Hydroforming has been in the manufacturing industries for a quite a while, but only recently introduced into vehicle production — comparatively speaking. A lot of 2016 trucks use hydroformed frames. The Ram and Chevy trucks are perfect examples of this, and hydroforming is one of the main reasons why the Ram 3500 and Silverado are such powerful workhorses. Hydroformed frames provide many advantages compared to their standard steel or aluminum-plated counterparts. The main advantage that outshines all the others though is the extremely superior strength to weight ratio. In part, thanks to the superior surface quality a hydroformed frame has due to an almost flawless manufacturing technique.
First, let’s cover the basics of hydroforming. Then we’ll talk about that main advantage later, which is the reason you should consider a truck with a hydroformed frame.
How Hydroforming Works
Hydroforming was developed in the late 1940s and 1950s, and was originally invented in order to provide a cost-effective means to create parts with unusual contours that do not work for stamping. Essentially, all metals that can be cold formed are also able to be hydroformed. Aluminum, stainless steel, carbon, brass, copper, and other high-strength alloys are examples of metals that can by hydroformed.
Therefore, you can see why it’s beneficial to incorporate hydroforming into vehicle frames. It’s cost-effective, and makes the creation of awkward parts of a vehicle frame easy. Specifically, it’s tubular hydroforming that’s used to create vehicle frames. In a nutshell, tubular hydroforming is a process that forms a tubular piece of metal into a desired shape with the use of dies (essentially a cast) and a pressurized liquid. Since the frame is formed from a liquid, this is how it’s possible to create complicated or awkward pieces.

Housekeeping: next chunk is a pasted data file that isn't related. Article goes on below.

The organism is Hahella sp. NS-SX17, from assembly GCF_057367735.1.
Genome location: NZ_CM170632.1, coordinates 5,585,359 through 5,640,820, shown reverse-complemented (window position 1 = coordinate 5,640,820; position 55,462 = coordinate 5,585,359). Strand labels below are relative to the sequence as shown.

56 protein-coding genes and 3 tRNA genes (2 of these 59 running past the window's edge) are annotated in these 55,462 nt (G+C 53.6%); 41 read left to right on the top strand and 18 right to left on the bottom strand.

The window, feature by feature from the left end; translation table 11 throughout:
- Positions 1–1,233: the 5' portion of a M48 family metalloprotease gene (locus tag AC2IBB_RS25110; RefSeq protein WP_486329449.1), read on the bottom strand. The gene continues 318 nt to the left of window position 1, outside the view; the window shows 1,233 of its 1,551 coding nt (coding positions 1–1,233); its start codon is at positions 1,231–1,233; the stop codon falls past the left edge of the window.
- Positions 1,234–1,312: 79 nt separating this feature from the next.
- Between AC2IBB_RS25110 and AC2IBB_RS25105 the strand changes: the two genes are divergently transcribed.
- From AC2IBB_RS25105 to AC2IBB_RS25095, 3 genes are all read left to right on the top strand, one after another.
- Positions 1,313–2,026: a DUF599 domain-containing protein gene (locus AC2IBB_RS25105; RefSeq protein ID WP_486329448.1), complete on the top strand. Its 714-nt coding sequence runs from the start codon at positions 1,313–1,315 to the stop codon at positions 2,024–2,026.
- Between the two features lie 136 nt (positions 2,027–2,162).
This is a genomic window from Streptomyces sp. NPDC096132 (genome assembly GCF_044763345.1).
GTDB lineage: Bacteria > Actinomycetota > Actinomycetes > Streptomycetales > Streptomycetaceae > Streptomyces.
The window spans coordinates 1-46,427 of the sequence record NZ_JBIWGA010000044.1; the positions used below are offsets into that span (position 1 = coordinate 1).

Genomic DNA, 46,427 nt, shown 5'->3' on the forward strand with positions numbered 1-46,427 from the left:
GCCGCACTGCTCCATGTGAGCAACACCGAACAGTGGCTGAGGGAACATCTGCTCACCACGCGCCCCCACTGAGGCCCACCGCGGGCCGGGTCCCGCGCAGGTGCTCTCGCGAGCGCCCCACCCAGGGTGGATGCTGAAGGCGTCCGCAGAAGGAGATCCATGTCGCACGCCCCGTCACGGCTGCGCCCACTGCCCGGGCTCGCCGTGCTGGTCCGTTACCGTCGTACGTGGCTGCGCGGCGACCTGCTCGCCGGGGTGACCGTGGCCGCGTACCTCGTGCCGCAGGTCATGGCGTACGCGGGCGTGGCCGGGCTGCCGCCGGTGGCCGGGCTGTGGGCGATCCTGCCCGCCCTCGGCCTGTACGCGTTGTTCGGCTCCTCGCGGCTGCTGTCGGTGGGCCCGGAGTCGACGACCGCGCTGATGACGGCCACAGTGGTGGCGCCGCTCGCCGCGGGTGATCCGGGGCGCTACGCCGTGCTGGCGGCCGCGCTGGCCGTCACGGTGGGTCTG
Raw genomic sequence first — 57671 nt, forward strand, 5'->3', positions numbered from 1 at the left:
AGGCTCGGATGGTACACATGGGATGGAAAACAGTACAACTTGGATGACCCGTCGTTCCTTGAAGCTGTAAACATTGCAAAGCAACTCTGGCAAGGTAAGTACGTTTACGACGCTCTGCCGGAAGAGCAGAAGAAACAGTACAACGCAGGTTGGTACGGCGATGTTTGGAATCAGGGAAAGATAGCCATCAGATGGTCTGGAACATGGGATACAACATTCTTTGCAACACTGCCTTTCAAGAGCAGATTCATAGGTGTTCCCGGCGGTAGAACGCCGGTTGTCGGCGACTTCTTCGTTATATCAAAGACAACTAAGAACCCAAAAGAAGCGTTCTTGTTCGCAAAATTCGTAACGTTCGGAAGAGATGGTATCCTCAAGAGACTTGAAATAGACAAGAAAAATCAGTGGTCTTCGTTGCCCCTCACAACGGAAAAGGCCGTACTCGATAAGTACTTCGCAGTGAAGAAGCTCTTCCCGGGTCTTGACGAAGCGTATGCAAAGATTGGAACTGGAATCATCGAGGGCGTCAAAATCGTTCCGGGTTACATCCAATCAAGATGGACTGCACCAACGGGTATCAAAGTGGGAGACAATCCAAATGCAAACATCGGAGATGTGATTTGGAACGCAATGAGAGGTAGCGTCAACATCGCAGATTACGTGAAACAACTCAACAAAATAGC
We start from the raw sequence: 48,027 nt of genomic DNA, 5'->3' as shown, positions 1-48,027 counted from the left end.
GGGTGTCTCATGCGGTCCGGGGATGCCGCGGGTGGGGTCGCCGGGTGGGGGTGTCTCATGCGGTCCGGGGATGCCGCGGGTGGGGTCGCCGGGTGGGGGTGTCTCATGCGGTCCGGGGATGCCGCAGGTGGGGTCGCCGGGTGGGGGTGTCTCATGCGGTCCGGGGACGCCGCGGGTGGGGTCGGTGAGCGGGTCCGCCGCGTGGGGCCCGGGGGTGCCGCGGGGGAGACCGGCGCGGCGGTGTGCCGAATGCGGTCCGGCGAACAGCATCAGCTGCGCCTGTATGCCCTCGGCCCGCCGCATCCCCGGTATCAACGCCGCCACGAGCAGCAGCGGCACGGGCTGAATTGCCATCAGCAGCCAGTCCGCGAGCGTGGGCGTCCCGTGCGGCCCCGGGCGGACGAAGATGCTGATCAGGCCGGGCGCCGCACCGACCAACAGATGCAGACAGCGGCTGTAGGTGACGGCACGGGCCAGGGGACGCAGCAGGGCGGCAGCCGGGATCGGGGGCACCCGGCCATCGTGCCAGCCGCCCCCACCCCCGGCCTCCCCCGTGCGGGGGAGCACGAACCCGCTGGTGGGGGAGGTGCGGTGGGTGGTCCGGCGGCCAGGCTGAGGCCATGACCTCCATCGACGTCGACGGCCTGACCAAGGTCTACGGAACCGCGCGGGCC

There’s no tooling required, no welding, and tubular hydroforming incorporates a mixture of flexible, lighter, and higher-strength materials, without compromising the strength whatsoever. In fact, the process results in a stronger frame than a frame made in the conventional manner.
The Strength-to-Weight Ratio
While the process is quite interesting, it’s the main advantage that knocks you off your feet. Due to the need for more flexible and stronger frames to pass NRA crash safety tests, along with lighter weight for vehicles across the board to meet fuel mileage requirements, the hydroforming process is perfect for vehicles.
How is it stronger? Apart from easily incorporating mixed melted metals, not having to weld or tool the frame creates a more seamless piece of material. The sheet of metal that gets melted and pressed never comes into contact with tooling equipment. Therefore, surface damage and structural damage is drastically reduced.
On top of that, the process allows for a frame that uses less metal with just as much — or more — durability as a more conventional frame. The thickness can range anywhere from 0.05 mm to 6 mm. This reduces the overall weight of the vehicle, without compromising the strength or flex of the frame.
This, along with a versatile use of materials and savings during the manufacturing process, makes hydroformed frames a win-win situation all around.